The Eternal Memory: Maite Alberdi’s unexpectedly romantic documentary depicts Alzheimer’s in the context of coupledom

Maite Alberdi’s documentary unfolds as a grand love story as she tracks the effects of Alzheimer’s disease on the Chilean broadcaster and historian Augusto Góngora and his loving care from his partner, actor Paulina Urrutia.

The Eternal Memory (2023)

Augusto Góngora wakes up in bed next to a woman he has no memory of. Happily, both see the funny side – they’ve been around the block a few times. She’s an actress, Paulina Urrutia, she tells him – and she has been his partner for the last 20 years, his wife for the last three. The house he’s in is the home they’ve made together. Augusto, who has dementia – Alzheimer’s, we’re later told – greets this marvellous news with wondering delight and astonished laughter; Paulina matches him.

Since her 2014 festival hit La Once, aka Tea Time, which presented the monthly café-meeting rites and camaraderie of a circle of ageing schoolfriends, Chilean documentary-maker Maite Alberdi has leaned in to stories of ageing, loss and what lingers – call them being-of-age stories. For the Oscar-nominated The Mole Agent (2020), she went undercover in a care home with a senior-citizen sleuth, finding crimes of omission, a lost matriarchy starved of connection. It followed and echoed The Grown-Ups (2016), which found similar neglect and exclusion among a class of midlife Down’s syndrome patients rebelling against their infantilisation. The short I’m Not from Here (also 2016), meanwhile, anticipated the subject of The Eternal Memory, depicting an 88-year-old Basque-born woman who cannot keep hold of her memories of having lived in Chile since she was 18.

Augusto Góngora in The Eternal Memory (2023)

Urrutia and Góngora – who died this May, after the film’s award for best world cinema documentary at Sundance – were a Chilean power couple: she a renowned actor and unionist who served as culture minister under President Michelle Bachelet in the late 2000s; he a journalist and author who directed and hosted the underground reportage series Teleanálisis in opposition to the Pinochet dictatorship in the 1980s. True to his commitment to sharing the truth, he agreed to let Alberdi film his Alzheimer’s across 2018-22. Urrutia’s comfort on camera is also evident, whether the film is observing her at work with Augusto in tow – and invading her rehearsal stage to join a dance – or in close-up set pieces, such as a delightful dinner date in which she quizzes his memory of their marriage.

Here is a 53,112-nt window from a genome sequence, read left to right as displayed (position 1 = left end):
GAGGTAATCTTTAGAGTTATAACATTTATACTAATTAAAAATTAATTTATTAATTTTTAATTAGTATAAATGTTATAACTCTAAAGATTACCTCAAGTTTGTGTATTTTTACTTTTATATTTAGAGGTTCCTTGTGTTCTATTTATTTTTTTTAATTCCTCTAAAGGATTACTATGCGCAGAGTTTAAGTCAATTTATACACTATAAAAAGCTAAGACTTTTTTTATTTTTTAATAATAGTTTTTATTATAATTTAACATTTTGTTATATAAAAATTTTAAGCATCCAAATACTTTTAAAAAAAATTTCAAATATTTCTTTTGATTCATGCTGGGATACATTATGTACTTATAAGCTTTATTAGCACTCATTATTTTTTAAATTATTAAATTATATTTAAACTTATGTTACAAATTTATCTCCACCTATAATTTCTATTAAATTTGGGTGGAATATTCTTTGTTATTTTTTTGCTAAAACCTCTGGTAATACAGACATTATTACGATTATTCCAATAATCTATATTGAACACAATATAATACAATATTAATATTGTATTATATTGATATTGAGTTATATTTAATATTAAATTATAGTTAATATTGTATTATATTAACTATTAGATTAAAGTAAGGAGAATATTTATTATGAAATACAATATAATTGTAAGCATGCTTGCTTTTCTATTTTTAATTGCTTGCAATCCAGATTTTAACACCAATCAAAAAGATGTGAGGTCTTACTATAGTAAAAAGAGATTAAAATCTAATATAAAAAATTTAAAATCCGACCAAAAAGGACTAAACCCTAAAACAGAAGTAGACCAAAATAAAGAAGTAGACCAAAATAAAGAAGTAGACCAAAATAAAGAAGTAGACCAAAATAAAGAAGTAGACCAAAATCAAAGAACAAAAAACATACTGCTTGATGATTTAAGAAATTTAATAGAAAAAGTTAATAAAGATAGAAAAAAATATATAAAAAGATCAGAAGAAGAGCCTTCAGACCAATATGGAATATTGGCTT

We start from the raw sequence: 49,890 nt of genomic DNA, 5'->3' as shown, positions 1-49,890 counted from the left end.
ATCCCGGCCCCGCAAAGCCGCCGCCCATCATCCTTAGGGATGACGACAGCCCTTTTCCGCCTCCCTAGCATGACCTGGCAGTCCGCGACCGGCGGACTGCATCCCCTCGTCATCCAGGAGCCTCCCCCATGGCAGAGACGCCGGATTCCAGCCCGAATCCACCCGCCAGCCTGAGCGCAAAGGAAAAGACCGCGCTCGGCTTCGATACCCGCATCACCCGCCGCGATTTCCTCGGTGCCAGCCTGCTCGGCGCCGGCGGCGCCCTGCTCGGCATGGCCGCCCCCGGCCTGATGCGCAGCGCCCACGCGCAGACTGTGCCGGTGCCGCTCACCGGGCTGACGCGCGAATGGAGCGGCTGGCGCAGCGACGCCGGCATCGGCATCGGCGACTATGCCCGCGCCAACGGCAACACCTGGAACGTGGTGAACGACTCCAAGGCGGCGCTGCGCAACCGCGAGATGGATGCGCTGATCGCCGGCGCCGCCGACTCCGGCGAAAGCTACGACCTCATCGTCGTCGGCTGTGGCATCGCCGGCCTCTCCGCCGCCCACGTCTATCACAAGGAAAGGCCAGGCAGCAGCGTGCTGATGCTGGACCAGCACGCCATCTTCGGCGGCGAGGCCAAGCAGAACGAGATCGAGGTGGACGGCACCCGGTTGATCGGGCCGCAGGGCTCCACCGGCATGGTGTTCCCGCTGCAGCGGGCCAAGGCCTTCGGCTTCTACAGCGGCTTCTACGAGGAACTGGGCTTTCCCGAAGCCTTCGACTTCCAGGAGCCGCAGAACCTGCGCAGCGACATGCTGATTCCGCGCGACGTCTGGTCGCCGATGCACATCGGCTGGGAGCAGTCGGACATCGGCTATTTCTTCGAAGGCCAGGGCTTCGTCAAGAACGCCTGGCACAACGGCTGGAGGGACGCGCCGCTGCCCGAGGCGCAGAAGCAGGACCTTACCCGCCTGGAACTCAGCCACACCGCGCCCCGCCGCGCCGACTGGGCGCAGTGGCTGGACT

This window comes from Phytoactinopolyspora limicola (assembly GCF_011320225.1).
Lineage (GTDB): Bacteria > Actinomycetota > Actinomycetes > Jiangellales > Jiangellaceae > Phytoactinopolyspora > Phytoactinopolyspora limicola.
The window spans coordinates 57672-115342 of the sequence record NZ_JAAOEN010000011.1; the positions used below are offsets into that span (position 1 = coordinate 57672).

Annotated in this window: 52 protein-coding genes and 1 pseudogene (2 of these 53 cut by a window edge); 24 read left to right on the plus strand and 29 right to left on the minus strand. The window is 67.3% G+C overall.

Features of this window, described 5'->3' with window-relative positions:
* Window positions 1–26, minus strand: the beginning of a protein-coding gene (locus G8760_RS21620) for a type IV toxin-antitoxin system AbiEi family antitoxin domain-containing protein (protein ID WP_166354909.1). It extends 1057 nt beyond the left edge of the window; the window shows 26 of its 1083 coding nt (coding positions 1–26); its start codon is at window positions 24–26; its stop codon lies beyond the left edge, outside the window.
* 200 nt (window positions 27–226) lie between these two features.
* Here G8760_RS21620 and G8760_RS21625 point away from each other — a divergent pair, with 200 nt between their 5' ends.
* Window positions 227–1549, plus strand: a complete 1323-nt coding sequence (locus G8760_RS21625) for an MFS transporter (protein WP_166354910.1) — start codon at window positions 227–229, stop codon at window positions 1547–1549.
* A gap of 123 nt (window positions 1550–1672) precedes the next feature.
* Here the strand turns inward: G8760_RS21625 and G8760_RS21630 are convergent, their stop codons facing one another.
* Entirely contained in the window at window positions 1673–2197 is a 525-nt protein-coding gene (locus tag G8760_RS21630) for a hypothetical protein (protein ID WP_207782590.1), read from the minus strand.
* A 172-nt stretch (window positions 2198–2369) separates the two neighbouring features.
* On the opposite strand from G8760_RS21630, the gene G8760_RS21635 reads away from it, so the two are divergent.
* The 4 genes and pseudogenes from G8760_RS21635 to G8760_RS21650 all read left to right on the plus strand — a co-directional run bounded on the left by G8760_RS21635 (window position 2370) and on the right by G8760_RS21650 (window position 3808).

It’s a less narrative-driven film than The Mole Agent. We know where this story will go; Alberdi isn’t concerned to itemise Augusto’s decline in the fashion of recent fictional treatments of dementia: Amour (2012), The Father (2020), Vortex (2021). (In nonfiction, Alan Berliner made a more forensic study of Alzheimer’s as it afflicted the writer Edwin Honig in First Cousin Once Removed, 2012.) She frames Augusto’s condition in the context of coupledom: it falls to Pauli, his lover, to be his round-the-clock carer and companion; we see few other characters. This situation was intensified by the coronavirus pandemic, when the two were locked down without a camera crew: Alberdi sent them video cameras, and Urrutia had to get comfortable behind the camera as well. The isolation of those months probably did Augusto no favours, and while much of the film basks in his smiles and positivity, we do see some of the bewilderment and horror of Alzheimer’s in a few later Lear-esque scenes of lost rage.

But Alberdi is concerned to build a portrait in the round; to show Augusto in bloom as well as blight, looking backwards to the courage and conviction of his rebel TV broadcasts, and the long flush of his love with Pauli. She can sample from the Teléanalisis archives, with Augusto in full throat against the amnesia decreed by the Pinochet state, and from the couple’s home movies – a rich, intimate vault of self-documented adoration, long before their lockdown filming. If the film were only tracing Augusto’s decline, it would carry a pinched irony – time and nature doing Pinochet’s work, the erasure of oblivion. But in Augusto’s own words, he has been a sower. Pauli reads him the dedication he wrote to her in a copy of Chile: Prohibited Memory, a defiant history of Chile’s slide into tyranny to which he contributed: “Those who have memory, have courage, and are sowers.” Alberdi intercuts a 1989 speech Góngora makes advocating the reconstruction of memory “not to anchor us in the past… but to be able to generously face the future”. His words, his work, his images, including now this film, are all part of the house he built, the trace he left, and live on.

 ► The Eternal Memory is in UK cinemas now. 

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